Welcome to Haskell Weekly! Haskell is an advanced, purely functional programming language. This is a weekly summary of what’s going on in its community. You can subscribe to the email newsletter or the Atom feed.
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News from the Haskell community
Dealing with complex C-structure-like data in haskell often forces the developer to have to deal with C files, and create a system that is usually a tradeoff between efficiency, modularity and safety. The
Foreignclass doesn’t quite cut it, external program needs C files, and binary parsers are not efficient or modular. Let’s see if we can do better using the advanced haskell type system.
I’m going to talk a little bit about Conway’s Game of Life, comonads in practical use, and the performance improvement that they have to offer.
Codebases written in untyped languages most often rot as the years set in. I’m new to Typed FP, and it seems that the static type system in Haskell can help avoid most of these pitfalls. How is this in practice?
After years of dragging my feet I’ve been learning Haskell with the help of a few friends. Many Haskell concepts can be quite daunting so I decided to write one sentence summaries to simplify them for myself. These are not by any means complete but are useful as a jumping off point.
The Hapistrano tool that we at Stack Builders use for deployment has been almost completely rewritten and new features have been added. The reason for such a rewrite was that we wished to make configuration easier and to avoid re-building our software on target hosts when possible, thus making CI cycles that deploy our software much quicker.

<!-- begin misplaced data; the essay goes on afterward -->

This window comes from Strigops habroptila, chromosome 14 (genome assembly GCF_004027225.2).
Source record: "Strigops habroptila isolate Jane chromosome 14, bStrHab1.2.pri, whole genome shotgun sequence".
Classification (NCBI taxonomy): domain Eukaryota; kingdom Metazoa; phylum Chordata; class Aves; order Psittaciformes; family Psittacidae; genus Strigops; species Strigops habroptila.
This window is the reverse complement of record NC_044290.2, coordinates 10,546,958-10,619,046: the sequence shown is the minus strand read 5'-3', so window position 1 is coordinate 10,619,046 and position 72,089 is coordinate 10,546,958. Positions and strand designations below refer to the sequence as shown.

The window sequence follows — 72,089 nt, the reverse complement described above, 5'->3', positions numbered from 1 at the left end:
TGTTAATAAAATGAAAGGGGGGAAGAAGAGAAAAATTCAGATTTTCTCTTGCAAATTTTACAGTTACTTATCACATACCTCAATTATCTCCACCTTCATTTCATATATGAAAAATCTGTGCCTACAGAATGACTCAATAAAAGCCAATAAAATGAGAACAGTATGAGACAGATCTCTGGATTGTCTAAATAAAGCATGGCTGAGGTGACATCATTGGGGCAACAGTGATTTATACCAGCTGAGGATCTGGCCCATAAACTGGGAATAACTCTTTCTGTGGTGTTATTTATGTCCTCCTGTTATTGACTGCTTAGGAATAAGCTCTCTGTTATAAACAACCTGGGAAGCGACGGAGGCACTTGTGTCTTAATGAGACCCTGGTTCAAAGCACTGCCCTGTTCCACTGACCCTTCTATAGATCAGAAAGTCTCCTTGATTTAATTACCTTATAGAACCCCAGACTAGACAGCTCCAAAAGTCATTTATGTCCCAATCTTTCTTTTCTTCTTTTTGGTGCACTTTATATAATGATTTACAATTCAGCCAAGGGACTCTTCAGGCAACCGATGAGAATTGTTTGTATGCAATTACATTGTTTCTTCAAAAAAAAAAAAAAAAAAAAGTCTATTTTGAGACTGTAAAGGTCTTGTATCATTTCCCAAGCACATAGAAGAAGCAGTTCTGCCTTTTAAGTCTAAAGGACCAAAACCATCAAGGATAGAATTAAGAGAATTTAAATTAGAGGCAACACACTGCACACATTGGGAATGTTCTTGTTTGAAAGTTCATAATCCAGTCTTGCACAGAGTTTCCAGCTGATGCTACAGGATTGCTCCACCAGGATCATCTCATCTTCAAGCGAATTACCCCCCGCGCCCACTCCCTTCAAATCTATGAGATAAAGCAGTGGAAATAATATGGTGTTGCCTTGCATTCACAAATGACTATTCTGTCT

This post will focus on the contents of Hackage’s
these, which is maintained by C McCann. I was struggling to understand some of the library’s concepts, which are presented in a quite abstract setting, so I’ll aim to keep it somewhat concrete, so it can be used as a crummy quick-start tutorial by future lazyfolk.
This release includes several breaking changes, in preparation for the 1.0 release, as well as many enhancements and bug fixes.
=>now acts like a binary type operator;
!kinds have been removed; implicitly discarded values in
doblocks now raise errors; no more dependency on the Bower executable; pattern guards; duplicate labels; row constraints; patterns in
letexpressions; record accessors in type directed search.
In this episode I talk with Justin Woo. We talk his introduction to functional programming; the transition from ClojureScript to Elm to PureScript for side projects; the appeal of PureScript; evangelizing PureScript and more.
Package of the week
This week’s package of the week is ghc-prof-flamegraph, a small tool to convert GHC time profiling reports into a format understandable by the FlameGraph tool.
Send us a message on Twitter to nominate next week’s package!